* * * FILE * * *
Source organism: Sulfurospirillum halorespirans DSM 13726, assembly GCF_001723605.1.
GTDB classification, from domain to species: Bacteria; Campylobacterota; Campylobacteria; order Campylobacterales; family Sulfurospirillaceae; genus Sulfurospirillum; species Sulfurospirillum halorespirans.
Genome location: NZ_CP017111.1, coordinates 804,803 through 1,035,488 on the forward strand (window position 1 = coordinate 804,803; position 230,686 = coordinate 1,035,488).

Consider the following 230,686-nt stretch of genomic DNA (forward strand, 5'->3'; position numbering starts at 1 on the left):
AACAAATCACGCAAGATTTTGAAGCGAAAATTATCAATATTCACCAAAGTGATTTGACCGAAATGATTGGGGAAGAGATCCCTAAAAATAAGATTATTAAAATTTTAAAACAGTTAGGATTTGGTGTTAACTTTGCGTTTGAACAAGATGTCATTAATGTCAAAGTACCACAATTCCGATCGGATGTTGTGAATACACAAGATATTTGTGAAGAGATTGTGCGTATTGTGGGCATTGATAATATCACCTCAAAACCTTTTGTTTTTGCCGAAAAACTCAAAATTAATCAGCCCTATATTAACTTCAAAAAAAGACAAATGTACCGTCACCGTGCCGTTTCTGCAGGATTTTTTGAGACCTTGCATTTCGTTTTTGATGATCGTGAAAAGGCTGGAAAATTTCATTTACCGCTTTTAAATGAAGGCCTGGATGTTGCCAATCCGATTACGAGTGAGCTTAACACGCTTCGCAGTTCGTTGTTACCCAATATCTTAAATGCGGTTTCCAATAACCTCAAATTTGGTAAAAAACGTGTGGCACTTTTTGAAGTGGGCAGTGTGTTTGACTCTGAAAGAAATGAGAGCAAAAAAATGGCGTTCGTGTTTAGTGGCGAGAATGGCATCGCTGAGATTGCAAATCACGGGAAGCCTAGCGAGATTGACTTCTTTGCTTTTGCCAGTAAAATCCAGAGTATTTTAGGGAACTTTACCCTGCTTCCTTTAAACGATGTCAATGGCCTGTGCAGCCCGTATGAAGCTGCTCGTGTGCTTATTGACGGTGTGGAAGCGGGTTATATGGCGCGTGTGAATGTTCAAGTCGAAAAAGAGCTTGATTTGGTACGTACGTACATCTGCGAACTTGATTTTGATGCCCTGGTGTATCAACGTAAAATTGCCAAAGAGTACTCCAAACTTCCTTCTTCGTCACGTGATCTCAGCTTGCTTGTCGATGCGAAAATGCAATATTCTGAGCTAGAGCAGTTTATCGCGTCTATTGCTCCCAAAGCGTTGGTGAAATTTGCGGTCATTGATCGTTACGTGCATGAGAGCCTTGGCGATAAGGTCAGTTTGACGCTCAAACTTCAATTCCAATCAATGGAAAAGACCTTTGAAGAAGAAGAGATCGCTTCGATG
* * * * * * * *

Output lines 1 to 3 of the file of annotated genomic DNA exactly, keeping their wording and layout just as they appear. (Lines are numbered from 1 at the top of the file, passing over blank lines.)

Source organism: Sulfurospirillum halorespirans DSM 13726, assembly GCF_001723605.1.
GTDB classification, from domain to species: Bacteria; Campylobacterota; Campylobacteria; order Campylobacterales; family Sulfurospirillaceae; genus Sulfurospirillum; species Sulfurospirillum halorespirans.
Genome location: NZ_CP017111.1, coordinates 804,803 through 1,035,488 on the forward strand (window position 1 = coordinate 804,803; position 230,686 = coordinate 1,035,488).